2) Have you ever tried to paddle a “beater” canoe that’s previously fallen off a car’s roof rack at turnpike speed? William Sheldon feels your pain, and tells all about it in the Jackman Region column, staring on page 46.

3) Joe Saltalamachia, who is still receiving fan mail and not-fan mail for his April, 2017 call for whitetail antler restrictions in southern Maine, doubles down with a proposal to permit Sunday hunting – so long as landowners agree.

4) And former Raiders coach John Madden is famous for 6-legged roasted Thanksgiving turkey, and Turducken (a deboned chicken inside a deboned duck inside a Thanksgiving turkey), but has he ever heard of the “Turkuckenit,” our own Kate K. Gooding’s Maine version of this dish, featuring turkey, duck, chicken and rabbit? Word is, when he read this recipe, Madden ordered his bus driver to head directly to Maine for a taste.

Like the Turduckenit, the June issue of The Maine Sportsman is tightly packed, with all of the above, plus the usual great columns on bowhunting, mountain biking, The County, fishing, legislative news, truck-camping, trout flies, trapping and firearms – perfect reading material to bring with you when you open up camp and put in the dock.

Give us a call at 207-622-4242 – talk with Linda or Chris in the office, and enjoy the experience of our renewed focus on customer service. Subscribe or renew your subscription, either on the phone or using our new “Subscribe” link at our site, www.MaineSportsman.com.

And finally, thank you to our loyal readers, to our loyal distribution outlets and to our loyal advertisers.

Will Lund, editor
Will@MaineSportsman.com

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The December 2017 Issue of The Maine Sportsman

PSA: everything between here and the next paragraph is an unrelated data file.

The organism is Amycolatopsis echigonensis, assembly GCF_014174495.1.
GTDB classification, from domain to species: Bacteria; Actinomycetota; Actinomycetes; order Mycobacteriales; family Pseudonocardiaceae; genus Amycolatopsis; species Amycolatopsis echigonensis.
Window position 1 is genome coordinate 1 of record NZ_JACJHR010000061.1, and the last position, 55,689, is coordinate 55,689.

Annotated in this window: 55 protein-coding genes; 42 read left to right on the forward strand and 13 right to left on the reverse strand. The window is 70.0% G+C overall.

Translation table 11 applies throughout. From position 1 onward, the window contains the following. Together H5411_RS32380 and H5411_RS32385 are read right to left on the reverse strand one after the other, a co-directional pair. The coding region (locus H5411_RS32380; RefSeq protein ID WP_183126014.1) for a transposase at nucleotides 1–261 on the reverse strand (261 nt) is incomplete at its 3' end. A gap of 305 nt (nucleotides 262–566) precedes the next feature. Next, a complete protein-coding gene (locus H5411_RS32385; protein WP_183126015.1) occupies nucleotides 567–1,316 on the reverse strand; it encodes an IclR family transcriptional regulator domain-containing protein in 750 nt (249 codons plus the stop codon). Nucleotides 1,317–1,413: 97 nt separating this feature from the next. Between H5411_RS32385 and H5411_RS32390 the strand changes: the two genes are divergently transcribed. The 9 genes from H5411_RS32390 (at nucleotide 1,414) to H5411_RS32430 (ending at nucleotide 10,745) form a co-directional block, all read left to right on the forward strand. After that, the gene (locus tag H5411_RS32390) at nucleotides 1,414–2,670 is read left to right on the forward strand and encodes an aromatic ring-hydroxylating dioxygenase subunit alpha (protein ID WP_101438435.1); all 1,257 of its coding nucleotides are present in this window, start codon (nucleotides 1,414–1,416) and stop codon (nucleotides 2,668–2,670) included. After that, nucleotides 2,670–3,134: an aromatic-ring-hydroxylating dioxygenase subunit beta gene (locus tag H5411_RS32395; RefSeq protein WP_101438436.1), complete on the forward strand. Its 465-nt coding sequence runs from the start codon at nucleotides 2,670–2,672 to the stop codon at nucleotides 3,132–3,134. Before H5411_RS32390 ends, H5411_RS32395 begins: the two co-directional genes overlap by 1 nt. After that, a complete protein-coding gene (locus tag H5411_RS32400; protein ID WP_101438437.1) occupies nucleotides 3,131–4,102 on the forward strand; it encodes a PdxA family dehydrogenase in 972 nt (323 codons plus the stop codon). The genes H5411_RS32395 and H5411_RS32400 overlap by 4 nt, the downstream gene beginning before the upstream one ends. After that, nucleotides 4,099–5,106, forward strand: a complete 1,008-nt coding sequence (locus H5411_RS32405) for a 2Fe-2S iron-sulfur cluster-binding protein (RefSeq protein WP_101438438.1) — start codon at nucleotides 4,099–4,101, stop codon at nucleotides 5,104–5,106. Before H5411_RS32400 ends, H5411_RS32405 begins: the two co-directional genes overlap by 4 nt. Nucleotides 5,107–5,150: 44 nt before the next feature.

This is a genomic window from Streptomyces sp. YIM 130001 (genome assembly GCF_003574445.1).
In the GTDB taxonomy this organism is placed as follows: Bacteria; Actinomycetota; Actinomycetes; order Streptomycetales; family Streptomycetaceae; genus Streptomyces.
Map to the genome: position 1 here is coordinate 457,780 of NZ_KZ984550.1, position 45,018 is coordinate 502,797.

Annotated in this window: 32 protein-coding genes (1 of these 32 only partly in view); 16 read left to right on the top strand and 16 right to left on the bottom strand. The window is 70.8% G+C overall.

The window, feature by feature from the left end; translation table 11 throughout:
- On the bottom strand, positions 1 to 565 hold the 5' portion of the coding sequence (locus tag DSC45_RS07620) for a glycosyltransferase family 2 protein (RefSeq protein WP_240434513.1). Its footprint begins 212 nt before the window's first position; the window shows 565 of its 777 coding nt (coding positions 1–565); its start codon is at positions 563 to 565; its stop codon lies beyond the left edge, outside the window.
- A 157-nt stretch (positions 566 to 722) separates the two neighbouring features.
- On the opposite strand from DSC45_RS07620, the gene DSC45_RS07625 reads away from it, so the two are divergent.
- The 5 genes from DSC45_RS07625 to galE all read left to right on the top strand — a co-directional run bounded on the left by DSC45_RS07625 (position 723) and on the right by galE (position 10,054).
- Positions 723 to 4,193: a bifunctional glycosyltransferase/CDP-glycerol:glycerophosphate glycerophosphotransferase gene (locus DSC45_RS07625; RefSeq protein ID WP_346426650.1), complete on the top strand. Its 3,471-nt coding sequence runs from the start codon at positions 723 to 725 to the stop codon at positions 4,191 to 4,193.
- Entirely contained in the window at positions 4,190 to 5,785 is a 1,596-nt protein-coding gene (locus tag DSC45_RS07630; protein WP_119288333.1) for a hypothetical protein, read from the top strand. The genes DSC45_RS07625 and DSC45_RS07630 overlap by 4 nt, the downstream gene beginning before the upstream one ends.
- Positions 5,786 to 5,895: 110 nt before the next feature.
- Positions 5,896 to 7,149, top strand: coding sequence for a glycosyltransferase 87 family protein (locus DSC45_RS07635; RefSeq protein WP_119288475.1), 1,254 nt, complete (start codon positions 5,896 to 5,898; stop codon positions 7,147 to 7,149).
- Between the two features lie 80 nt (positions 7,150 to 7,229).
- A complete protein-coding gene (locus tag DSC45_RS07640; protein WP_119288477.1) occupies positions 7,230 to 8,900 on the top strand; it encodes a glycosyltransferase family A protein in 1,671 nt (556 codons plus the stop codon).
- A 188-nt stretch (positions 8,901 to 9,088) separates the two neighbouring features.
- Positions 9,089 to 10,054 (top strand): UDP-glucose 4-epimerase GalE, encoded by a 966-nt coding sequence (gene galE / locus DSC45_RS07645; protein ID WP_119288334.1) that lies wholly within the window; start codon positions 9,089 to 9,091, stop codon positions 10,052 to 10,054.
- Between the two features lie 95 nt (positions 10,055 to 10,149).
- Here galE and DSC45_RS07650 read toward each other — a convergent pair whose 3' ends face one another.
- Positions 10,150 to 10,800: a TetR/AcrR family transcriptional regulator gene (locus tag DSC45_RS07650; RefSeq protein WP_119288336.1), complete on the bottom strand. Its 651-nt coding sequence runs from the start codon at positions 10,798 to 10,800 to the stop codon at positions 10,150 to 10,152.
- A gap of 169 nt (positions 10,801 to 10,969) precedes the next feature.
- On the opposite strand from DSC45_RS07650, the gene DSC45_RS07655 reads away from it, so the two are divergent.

Muzzleloaders, Snow Machines, Ice Fishing and Fowler’s Fire Based on the number of “Biggest Buck” patch requests coming in each day’s mail to The Maine Sportsman offices (click here to download a form), it’s clear this has been a banner firearms season for 200-lb. whitetail deer. But for those of you still searching beyond Thanksgiving Week for that bruiser buck, our December issue tells you what you need to know to bring home a trophy using powder, patch, primer, and lead ball or sabot. Bill Graves, in The County, lists prime Aroostook areas for black powder hunters, while Penobscot Bay regional writer Jim Lemieux recommends still-hunting the rural areas of Freedom, Unity and Montville. In his “Sebago to Auburn” column, Tom Roth suggests specific areas in Standish and Sebago for those looking for their “second chance deer,” while William Clunie offers similar helpful “where-to; how to” information in his “Rangeley” column. And finally, our youngest columnist, Alyssa Sansoucy, has timeless advice for muzzleloader hunters – “Make your first shot count!” Colder weather evokes memories of the familiar, unmistakable sounds of snowmobile engines revving, and in one of this month’s featured special sections, Cathy Genthner discusses the Yamaha Sidewinder, Artic Cat’s Thundercat, Polaris’ 800 Rush Pro-X and Ski-Doo’s 850MXZ – machines with powerplants up to 200 horsepower, capable of speeds in excess of 120 mph. These are not your father’s snowmobiles! Ice fishing season is nigh upon us, and Steve Vose reveals the secrets of how to pull 3-foot long northern ...